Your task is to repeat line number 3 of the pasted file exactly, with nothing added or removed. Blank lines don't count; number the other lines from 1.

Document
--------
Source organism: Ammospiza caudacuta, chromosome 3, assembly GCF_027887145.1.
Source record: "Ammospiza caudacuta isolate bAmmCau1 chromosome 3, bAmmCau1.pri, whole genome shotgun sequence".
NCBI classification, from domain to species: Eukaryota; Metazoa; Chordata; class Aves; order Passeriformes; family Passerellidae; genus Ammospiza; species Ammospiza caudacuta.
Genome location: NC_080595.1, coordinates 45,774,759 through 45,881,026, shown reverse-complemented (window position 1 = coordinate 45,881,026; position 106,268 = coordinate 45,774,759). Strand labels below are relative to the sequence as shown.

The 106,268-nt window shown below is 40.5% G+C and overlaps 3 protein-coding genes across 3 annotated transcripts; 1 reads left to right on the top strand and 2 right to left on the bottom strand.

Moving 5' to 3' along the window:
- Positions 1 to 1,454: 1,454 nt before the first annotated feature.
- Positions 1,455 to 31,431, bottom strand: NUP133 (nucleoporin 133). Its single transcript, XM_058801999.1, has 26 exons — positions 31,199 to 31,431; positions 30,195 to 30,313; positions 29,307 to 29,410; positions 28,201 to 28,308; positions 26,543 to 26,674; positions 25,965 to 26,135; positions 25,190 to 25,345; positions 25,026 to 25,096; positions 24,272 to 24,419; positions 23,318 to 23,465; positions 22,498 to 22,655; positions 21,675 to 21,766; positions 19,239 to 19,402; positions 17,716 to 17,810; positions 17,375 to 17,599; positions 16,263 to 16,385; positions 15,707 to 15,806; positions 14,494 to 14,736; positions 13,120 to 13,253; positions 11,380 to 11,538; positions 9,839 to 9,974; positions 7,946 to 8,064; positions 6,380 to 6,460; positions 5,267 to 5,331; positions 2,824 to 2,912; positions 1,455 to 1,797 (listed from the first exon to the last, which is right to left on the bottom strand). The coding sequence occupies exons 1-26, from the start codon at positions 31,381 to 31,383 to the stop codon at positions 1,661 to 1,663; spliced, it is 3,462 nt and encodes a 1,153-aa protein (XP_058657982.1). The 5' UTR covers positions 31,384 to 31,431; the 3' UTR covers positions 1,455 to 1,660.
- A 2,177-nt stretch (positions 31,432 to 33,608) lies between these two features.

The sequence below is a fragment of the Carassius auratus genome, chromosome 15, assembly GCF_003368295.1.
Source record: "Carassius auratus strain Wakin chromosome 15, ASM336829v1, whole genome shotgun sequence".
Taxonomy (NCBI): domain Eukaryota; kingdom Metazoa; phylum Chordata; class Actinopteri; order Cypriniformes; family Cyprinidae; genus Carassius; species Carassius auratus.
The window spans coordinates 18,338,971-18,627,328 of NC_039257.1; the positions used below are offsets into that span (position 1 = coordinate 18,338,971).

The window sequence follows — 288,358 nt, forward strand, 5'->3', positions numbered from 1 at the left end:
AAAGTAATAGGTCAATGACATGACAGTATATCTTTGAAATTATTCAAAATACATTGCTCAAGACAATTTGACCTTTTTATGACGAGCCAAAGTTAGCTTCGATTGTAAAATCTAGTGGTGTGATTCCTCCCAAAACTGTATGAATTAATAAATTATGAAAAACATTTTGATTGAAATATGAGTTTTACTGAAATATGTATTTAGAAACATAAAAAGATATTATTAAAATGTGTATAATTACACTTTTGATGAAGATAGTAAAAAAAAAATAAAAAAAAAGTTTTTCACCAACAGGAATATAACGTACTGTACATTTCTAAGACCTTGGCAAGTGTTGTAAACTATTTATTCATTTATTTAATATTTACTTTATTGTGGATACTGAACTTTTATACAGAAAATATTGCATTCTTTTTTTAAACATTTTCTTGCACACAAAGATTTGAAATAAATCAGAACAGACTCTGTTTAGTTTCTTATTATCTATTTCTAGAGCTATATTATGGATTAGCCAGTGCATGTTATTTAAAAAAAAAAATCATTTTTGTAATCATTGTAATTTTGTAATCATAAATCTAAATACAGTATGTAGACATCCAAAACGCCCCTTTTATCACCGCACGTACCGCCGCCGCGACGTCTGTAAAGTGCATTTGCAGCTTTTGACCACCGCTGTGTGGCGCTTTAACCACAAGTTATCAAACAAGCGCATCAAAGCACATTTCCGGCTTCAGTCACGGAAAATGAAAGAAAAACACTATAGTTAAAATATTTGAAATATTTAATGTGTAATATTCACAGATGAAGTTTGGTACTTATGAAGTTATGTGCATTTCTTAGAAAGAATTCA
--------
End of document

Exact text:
NCBI classification, from domain to species: Eukaryota; Metazoa; Chordata; class Aves; order Passeriformes; family Passerellidae; genus Ammospiza; species Ammospiza caudacuta.